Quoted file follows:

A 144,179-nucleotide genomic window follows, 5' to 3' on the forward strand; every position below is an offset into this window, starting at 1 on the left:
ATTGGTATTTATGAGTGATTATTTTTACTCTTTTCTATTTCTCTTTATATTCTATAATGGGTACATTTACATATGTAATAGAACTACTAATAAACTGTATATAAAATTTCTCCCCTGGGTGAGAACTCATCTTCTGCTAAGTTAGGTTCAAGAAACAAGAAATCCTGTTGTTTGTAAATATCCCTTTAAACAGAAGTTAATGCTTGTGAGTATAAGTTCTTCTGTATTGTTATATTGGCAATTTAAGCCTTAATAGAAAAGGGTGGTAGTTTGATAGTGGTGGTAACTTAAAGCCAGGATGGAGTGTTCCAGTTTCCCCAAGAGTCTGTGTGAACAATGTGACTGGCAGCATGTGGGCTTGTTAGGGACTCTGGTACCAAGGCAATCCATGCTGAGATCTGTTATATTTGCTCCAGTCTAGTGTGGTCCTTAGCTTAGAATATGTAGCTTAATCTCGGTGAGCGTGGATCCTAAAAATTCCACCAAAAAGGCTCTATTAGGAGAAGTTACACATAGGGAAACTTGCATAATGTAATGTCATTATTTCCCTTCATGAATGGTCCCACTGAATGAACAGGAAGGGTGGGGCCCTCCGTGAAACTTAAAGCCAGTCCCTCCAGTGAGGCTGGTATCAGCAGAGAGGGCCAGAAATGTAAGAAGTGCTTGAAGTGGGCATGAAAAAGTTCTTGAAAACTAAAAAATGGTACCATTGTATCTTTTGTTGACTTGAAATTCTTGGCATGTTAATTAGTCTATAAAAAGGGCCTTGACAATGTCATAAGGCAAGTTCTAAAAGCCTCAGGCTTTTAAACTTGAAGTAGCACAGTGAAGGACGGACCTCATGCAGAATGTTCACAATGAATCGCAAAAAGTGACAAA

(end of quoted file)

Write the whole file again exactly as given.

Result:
A 144,179-nucleotide genomic window follows, 5' to 3' on the forward strand; every position below is an offset into this window, starting at 1 on the left:
ATTGGTATTTATGAGTGATTATTTTTACTCTTTTCTATTTCTCTTTATATTCTATAATGGGTACATTTACATATGTAATAGAACTACTAATAAACTGTATATAAAATTTCTCCCCTGGGTGAGAACTCATCTTCTGCTAAGTTAGGTTCAAGAAACAAGAAATCCTGTTGTTTGTAAATATCCCTTTAAACAGAAGTTAATGCTTGTGAGTATAAGTTCTTCTGTATTGTTATATTGGCAATTTAAGCCTTAATAGAAAAGGGTGGTAGTTTGATAGTGGTGGTAACTTAAAGCCAGGATGGAGTGTTCCAGTTTCCCCAAGAGTCTGTGTGAACAATGTGACTGGCAGCATGTGGGCTTGTTAGGGACTCTGGTACCAAGGCAATCCATGCTGAGATCTGTTATATTTGCTCCAGTCTAGTGTGGTCCTTAGCTTAGAATATGTAGCTTAATCTCGGTGAGCGTGGATCCTAAAAATTCCACCAAAAAGGCTCTATTAGGAGAAGTTACACATAGGGAAACTTGCATAATGTAATGTCATTATTTCCCTTCATGAATGGTCCCACTGAATGAACAGGAAGGGTGGGGCCCTCCGTGAAACTTAAAGCCAGTCCCTCCAGTGAGGCTGGTATCAGCAGAGAGGGCCAGAAATGTAAGAAGTGCTTGAAGTGGGCATGAAAAAGTTCTTGAAAACTAAAAAATGGTACCATTGTATCTTTTGTTGACTTGAAATTCTTGGCATGTTAATTAGTCTATAAAAAGGGCCTTGACAATGTCATAAGGCAAGTTCTAAAAGCCTCAGGCTTTTAAACTTGAAGTAGCACAGTGAAGGACGGACCTCATGCAGAATGTTCACAATGAATCGCAAAAAGTGACAAA